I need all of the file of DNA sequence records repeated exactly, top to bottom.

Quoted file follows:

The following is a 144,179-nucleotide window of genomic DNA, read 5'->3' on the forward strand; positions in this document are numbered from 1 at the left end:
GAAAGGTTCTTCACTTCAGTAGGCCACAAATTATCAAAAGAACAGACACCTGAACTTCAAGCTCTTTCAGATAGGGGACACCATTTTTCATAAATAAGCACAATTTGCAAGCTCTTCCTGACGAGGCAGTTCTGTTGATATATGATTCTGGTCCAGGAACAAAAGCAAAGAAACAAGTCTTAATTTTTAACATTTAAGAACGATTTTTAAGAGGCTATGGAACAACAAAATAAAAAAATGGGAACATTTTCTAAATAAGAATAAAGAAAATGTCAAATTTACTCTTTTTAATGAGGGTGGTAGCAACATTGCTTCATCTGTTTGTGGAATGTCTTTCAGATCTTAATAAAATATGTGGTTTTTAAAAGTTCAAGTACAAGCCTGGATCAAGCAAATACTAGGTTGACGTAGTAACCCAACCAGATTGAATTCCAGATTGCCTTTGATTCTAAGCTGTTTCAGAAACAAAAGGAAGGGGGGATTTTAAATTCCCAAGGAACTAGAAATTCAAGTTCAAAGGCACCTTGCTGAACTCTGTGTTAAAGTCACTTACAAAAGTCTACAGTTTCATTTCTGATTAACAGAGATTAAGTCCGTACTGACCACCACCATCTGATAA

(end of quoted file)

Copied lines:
The following is a 144,179-nucleotide window of genomic DNA, read 5'->3' on the forward strand; positions in this document are numbered from 1 at the left end:
GAAAGGTTCTTCACTTCAGTAGGCCACAAATTATCAAAAGAACAGACACCTGAACTTCAAGCTCTTTCAGATAGGGGACACCATTTTTCATAAATAAGCACAATTTGCAAGCTCTTCCTGACGAGGCAGTTCTGTTGATATATGATTCTGGTCCAGGAACAAAAGCAAAGAAACAAGTCTTAATTTTTAACATTTAAGAACGATTTTTAAGAGGCTATGGAACAACAAAATAAAAAAATGGGAACATTTTCTAAATAAGAATAAAGAAAATGTCAAATTTACTCTTTTTAATGAGGGTGGTAGCAACATTGCTTCATCTGTTTGTGGAATGTCTTTCAGATCTTAATAAAATATGTGGTTTTTAAAAGTTCAAGTACAAGCCTGGATCAAGCAAATACTAGGTTGACGTAGTAACCCAACCAGATTGAATTCCAGATTGCCTTTGATTCTAAGCTGTTTCAGAAACAAAAGGAAGGGGGGATTTTAAATTCCCAAGGAACTAGAAATTCAAGTTCAAAGGCACCTTGCTGAACTCTGTGTTAAAGTCACTTACAAAAGTCTACAGTTTCATTTCTGATTAACAGAGATTAAGTCCGTACTGACCACCACCATCTGATAA